Plenary of the Postal Operations Council

Statement by UPU Director General Bishar A. Hussein, Berne, Switzerland, 15 February 2015

Welcome to the first plenary meeting of the POC in 2013-2016 UPU cycle.

I wish to express at the outset my thanks to the POC chairman, chairmen and members of the various committees, project groups and ad hoc groups that have advanced our work during this cycle.

We have done well, but by its nature, the work of the POC never really gets  completed. The reason I say this is that the environment in which we are operating is not static. The UPU and POC should continually adjust and adapt itself to the changing realities of the market at all times in order to positively respond to the prevailing situation.

As you will recall, this cycle was quite unique in the sense that we started on a very high pace with double sessions and held several important high-level forums that set the stage for a lot of hard work. I am glad to note that we had also some quite notable successes. I will single out ECOMPRO, PosTransfer and Post clearance as some of the key achievements of the cycle. We were also very successful in several other areas including the advancement of the work on quality of service, customs and security issues, advanced electronic exchange and customs declarations, work on IPP, and improvement of the postal supply chain.

I also wish to commend the work of the various cooperatives that have registered significant progress during the cycle.

As we wind up the cycle, we can look back with satisfaction at a very remarkable period that has contributed tangible progress for the postal sector as a whole.

Whereas we have every right to celebrate our achievements, we must also focus on the areas that still require our attention as we strive to position the UPU and Post to stay ahead of the pack in this competitive communication industry. We have a lot of work still to build consensus on the new terminal dues and remuneration system. We have not concluded the work on product identification and its attendant appropriate compensation system between sending and receiving postal organizations. There is certainly huge concern in this area which ought to be resolved before Congress.

I will look to you, Mr. Chairman, and the wise counsel of this body to help bridge the gap and work on arriving at reasonable consensus in these areas.

I wish to recognize the reforms that have been proposed in the area of development cooperation. The reforms are geared towards making our intervention in various areas of development more relevant to the aspirations of the beneficiaries. For example, in the Quality of Service Fund, there is a proposal to broaden the scope of fundable projects so as to include other areas of service delivery. The net effect of this will be to transform our Posts’ business to be more customer-focused. The QSF is also coming up with proposals to address the unused fund with a view to addressing the increasing demand from members.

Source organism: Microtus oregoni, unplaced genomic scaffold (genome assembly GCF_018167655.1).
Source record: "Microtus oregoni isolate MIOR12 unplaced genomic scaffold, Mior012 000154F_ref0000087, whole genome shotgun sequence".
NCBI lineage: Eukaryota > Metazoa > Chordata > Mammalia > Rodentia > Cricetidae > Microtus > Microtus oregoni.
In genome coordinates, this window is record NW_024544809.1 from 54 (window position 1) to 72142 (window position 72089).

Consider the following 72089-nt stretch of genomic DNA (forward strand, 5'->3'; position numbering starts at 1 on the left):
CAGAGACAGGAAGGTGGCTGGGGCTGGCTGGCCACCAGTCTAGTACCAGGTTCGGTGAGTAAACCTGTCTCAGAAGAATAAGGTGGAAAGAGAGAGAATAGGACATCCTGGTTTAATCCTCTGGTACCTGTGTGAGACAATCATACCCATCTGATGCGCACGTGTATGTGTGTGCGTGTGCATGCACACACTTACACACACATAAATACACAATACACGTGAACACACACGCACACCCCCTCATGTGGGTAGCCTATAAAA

The other area of reforms that we have addressed within development cooperation is to align our priorities to the national strategies and priorities of the various designated operators. The guiding principle is to align our activities to the proposed Istanbul World Postal Strategy by addressing financial inclusion and driving electronic commerce within the entire membership.

As you are aware, we have also made key proposals for reforms that will affect the workings of this Council and even the CA. Through the broad reform of the Union, we are proposing a results-oriented approach to our work, whereby most of the activities will be delivered through time-bound taskforces in place of the current layers of work delivery arrangement.

We aim to shorten the turnaround time for results so as to achieve more efficiency and save on costs currently incurred, particularly occasioned by the many meetings and production of huge volume of documents.

The reform of the Union, which will be discussed by the CA next week, is aimed at simplifying our working methods to become more effective and efficient.

One other important feature in the proposal is the introduction of a mid-term Congress that will address urgent decisions between Congresses. With the fast-paced business environment, some decisions can no longer wait for the four-year Congress cycle to be made. The midterm congress will also deal with UPU strategy issues.

The primary purpose for all these structural and operational reforms is to create value for money for members. Recent studies have shown that reforms are required for the Union to continue being relevant and meet expectations of members. 

I would urge you to support these reform proposals.

I thank you for your audience and wish you successful deliberations.